Monday, June 28, 2010

Across the Sierras!!

As we crossed from Colorado into Utah, there was a lot of Indian Paintbrush.  It seemed to be the only thing growing in places. By the time we had entered into Utah very far, it became dark.  Daylight  was at Winnemucca, Nevada so we had slept through the night from Provo, Utah to Nevada.

There is a dressing room on the lower floor of each coach car, and I used it to brush my teeth, comb my hair, make-up, etc. etc.  It also had a toilet room attached and I found out that it was not used as much as the other two (also on that level).

My friend and I had a wonderful breakfast.  I had the omelet and coffee and I think it was about $8.00.  I found the meals in the dining car to be very nice and while expensive, they were not unreasonably overpriced.  I really enjoyed the fact that as only two people, the Amtrak Dining car waiters would seat us with other passengers.  We met some very interesting people.

Near Reno, Nevada
We finished breakfast about the time we hit Reno so we went to observation car so we could see the views we knew were coming up!  Unfortunately, it was foggy the day we crossed so it limited our views somewhat and interfered with great picture taking.
Truckee, California on the Eastern Slope of the Sierra Nevadas
Vintage Gas Station in Truckee that they are making into a Museum.
Donner Lake (yes named after THAT Donner Party)  Interesting note from the Trails to Rails narrative; the men of the Donner party died while the women and children lived.  Why? Because women and children have an extra layer of fat.
Another view of  Donner Lake

Meeting the Eastbound California Zephyr in the Sierras - reflection of passengers in the Observation car.

We saw a lot of snow still in the Sierras in early June.   One of the places we passed was a former town that had snow sheds over all the streets as they NORMALLY got 30 FEET of snow every year.  I believe that Union Pacific had employees at that town up to the 1970's when they abandoned it.  There were quite a few tunnels and snow sheds we passed through going over the Sierras.
Looking down on the American River as we come down the Sierras.  The track had been cut out of the hillside by Chinese coolies who had been lowered down the side of the hill on 'chairs' to place blasting caps.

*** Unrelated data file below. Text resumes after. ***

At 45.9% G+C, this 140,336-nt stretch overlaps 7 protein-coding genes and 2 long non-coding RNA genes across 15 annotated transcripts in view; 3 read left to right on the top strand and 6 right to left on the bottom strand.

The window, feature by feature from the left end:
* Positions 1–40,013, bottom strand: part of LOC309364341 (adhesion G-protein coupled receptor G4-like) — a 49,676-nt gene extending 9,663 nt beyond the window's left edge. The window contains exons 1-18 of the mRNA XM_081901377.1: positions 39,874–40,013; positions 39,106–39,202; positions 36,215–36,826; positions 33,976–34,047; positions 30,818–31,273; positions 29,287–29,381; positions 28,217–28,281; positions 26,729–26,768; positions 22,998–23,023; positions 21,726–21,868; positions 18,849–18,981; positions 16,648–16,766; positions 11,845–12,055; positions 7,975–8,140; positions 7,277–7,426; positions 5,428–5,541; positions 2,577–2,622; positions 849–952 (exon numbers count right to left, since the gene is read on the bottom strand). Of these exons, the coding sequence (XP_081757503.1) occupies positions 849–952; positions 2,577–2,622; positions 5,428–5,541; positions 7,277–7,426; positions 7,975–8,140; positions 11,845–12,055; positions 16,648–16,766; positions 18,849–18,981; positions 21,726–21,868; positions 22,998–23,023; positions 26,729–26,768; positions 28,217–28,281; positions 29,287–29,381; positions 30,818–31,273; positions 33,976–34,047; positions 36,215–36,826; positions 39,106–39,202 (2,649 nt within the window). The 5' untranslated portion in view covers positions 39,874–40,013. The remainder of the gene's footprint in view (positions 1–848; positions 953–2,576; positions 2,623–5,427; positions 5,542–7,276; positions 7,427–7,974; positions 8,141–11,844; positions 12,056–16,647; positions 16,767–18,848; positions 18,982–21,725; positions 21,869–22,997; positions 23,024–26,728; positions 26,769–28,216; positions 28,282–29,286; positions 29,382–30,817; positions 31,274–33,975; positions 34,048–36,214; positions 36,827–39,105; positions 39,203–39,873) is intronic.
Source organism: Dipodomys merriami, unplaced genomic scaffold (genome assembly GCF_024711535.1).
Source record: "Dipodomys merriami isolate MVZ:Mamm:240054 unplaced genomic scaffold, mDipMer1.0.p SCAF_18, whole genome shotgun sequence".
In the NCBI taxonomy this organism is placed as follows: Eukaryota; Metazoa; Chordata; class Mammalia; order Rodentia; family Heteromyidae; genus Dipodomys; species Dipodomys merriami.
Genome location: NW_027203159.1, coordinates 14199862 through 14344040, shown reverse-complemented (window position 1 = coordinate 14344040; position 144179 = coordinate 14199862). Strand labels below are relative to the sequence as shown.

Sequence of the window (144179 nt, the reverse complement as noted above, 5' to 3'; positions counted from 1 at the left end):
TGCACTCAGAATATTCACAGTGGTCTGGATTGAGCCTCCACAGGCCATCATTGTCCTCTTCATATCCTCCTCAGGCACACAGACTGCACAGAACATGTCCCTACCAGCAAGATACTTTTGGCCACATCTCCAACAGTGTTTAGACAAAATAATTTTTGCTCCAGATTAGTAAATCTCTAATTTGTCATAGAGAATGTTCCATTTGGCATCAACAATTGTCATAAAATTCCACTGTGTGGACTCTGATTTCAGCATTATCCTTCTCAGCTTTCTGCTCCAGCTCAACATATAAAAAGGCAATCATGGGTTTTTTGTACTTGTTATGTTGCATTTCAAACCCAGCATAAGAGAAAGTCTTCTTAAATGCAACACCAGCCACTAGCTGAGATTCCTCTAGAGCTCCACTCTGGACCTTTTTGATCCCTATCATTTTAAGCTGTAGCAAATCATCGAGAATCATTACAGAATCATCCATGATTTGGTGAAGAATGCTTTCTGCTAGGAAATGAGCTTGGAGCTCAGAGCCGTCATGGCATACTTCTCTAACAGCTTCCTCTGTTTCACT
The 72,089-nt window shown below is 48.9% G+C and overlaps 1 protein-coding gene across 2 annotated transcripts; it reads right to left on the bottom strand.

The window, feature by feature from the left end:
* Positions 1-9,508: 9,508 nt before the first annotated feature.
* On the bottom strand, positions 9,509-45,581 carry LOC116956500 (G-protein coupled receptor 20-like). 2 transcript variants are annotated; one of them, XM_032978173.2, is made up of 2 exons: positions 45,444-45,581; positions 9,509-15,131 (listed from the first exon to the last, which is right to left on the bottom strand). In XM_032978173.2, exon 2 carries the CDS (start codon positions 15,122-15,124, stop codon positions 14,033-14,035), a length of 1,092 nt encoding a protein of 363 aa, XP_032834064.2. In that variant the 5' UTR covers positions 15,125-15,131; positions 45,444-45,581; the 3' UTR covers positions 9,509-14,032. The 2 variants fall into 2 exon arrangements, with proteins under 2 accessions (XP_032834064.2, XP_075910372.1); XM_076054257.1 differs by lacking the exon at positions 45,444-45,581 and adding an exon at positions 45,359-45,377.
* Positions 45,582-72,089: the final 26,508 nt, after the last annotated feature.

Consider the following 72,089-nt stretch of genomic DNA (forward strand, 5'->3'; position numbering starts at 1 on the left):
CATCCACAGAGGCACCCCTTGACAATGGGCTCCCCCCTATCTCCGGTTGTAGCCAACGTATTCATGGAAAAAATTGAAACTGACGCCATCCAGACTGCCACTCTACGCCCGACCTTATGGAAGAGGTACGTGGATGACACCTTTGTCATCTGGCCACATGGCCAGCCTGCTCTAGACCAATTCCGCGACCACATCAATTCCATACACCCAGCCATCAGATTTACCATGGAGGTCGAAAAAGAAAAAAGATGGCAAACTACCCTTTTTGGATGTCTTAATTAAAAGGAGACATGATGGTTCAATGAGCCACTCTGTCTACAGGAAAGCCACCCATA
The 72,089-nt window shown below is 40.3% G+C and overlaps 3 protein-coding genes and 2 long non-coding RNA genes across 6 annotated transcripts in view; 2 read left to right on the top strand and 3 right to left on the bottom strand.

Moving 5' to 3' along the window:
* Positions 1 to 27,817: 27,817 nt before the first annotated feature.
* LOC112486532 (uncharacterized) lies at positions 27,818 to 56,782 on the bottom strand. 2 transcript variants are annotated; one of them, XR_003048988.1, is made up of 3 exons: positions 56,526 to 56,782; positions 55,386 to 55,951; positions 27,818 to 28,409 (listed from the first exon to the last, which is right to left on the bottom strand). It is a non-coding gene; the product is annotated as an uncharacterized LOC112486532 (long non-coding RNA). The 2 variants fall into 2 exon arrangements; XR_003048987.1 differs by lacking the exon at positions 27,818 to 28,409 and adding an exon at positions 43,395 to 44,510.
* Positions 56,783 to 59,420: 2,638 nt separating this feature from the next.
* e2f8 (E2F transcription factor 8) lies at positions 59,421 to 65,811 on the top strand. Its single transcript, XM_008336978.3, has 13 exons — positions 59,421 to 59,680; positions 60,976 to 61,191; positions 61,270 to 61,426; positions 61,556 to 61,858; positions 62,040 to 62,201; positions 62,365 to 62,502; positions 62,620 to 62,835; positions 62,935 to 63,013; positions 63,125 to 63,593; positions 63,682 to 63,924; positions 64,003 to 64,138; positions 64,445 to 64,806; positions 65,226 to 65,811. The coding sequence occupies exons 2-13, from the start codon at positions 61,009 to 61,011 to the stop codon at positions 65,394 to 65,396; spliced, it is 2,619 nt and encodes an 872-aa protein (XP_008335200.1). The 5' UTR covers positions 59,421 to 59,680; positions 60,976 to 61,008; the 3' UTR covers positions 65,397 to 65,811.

And all too soon, we began to pull into our destination Colfax, California where our friend was meeting us.
The conductors waiting to signal the engineer to stop the train so we can get off.

Adios to the California Zephyr!

Merideth, dang girl, PACK lighter!!!  Look at all the stuff you took!
As we drove away, we could see the tracks above the American River where we had just been!

Next blog -- what I saw in Calfornia, the Redwoods, the Beach, Morgan Horses and my friends!

Thursday, June 24, 2010

She'll Be Comin' DOWN the Mountain Boys!

And when a train goes DOWN a grade, it goes like the wind!  No train robbers on the downslope!!

After we crossed the Continental Divide in the Rockies, we were headed down to Glenwood Springs, a resort town known for it's hot springs!
Glenwood Springs Canyon alongside I-70

The Glenwood Springs Hotel
Once we left Glenwood Springs, we left the mountain scenery and things started to dry up pretty fast.

We have followed the Colorado River off the Rockies and through Glenwood Springs and are now following it into Grand Junction, Colorado.  See the peaks to the east of us?
Still following the Colorado River  and I-70 to the north of the River.
Red Hills just to the West of Grand Junction.  The country looked very similar to where I grew up - Ten Sleep, Wyoming.

The old Grand Junction Union Station which had a FOR Sale sign on it.

Front of the old Grand Junction Station
What a grand piece of Americana.  Imagine you are five years old, hanging onto the hand of your momma and you are about to take your First train ride!  I do hope someone buys and preserves this grand old lady.  It would be a shame for it to deteriorate until it had to be torn down.  Buy It!   Someone!  Please!  Restore it!  Please!

A vineyard at the base of the Grand Mesa just outside of Grand Junction, Colorado. (Internet search just confirmed this IS the Grand Mesa.) Grand Junction has a lot of fruit orchards of peaches, pears, bing cherries and vineyards.  It's a huge agricultural region in Colorado. (Note to DayPhoto - Hey I wasn't too far from YOU was I!! I recognized Grand Mesa from your blog!)

As we left Colorado, headed into Utah we passed through the Ruby Canyon which was formations of red rock.  Spectacular way to end the day!

After we entered the flat prairies of Utah, The Night She Fell -- and day break was in Winnemucca, Nevada.